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The definition of Graph Diagonals, that are the subject of this question, is based on the notions of crossing edges and on connected graphs:

Two edges $AC$ and $BD$ of a complete, symmetric and weighted graph are said to be crossing (each other) iff

    $A$, $B$, $C$ and, $D$ are distinct vertices and
    $AC+BD > AB+CD$ and $AC+BD > AD+BC$

An edge $AB$ of a complete, symmetric and weighted graph,is then defined to be a diagonal of the graph iff

    removing from the graph all edges that are crossing edge $AB$ and
    removing vertices $A$ and $B$

disconnects the graph

One important property of those graph diagonals is that they can't appear in an optimal tour through all vertices of the graph.

From some experiments I observed that at least every 6th edge was such a diagonal and with increasing number of vertices almost all vertices were adjacent to such a diagonal.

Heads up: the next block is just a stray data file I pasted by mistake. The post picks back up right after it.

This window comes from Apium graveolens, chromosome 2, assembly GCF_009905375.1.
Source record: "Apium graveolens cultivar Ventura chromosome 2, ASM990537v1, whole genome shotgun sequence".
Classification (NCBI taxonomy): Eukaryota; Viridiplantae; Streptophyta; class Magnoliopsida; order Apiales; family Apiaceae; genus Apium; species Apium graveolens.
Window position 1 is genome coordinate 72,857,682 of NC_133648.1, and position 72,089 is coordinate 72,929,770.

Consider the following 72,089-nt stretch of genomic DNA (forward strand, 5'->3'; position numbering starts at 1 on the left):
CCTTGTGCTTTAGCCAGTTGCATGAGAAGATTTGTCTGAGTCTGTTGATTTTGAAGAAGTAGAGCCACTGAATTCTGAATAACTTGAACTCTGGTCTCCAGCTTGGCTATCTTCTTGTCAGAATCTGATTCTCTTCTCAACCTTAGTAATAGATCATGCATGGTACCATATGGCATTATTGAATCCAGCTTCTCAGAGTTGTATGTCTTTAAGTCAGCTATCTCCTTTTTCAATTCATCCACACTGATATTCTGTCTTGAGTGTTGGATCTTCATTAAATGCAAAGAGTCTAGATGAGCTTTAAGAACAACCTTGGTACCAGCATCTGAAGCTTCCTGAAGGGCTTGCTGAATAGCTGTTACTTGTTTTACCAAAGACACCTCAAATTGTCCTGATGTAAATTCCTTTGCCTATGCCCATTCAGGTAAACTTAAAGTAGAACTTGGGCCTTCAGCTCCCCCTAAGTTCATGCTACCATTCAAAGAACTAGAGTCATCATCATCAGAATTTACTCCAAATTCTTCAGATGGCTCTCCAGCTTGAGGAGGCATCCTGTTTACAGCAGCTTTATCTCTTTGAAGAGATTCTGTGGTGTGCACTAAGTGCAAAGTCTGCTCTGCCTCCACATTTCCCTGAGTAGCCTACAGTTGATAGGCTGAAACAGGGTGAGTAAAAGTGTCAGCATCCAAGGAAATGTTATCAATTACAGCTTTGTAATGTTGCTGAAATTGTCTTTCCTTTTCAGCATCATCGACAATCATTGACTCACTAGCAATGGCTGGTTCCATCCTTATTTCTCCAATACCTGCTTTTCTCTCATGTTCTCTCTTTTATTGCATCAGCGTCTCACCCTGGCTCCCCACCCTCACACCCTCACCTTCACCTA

My question is, whether the lower bound of $n(n+1)/12$ diagonals can be confirmed.

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Can you clarify what you mean by a "symmetric" complete graph? – Casteels Mar 9 '13 at 22:28
"symmetric" means that the edges are undirected (I had the symmetric TSP in mind, but I agree that I should have been more precise here). A complete graph is one where every pair of vertices corresponds to an edge with an associated weight. – Manfred Weis Mar 10 '13 at 6:16
Oh ok, thanks. Next question: Does AC mean the weight of the edge from vertex A to vertex C? If so, then setting all weights to 1 gives zero diagonals... – Casteels Mar 10 '13 at 20:10

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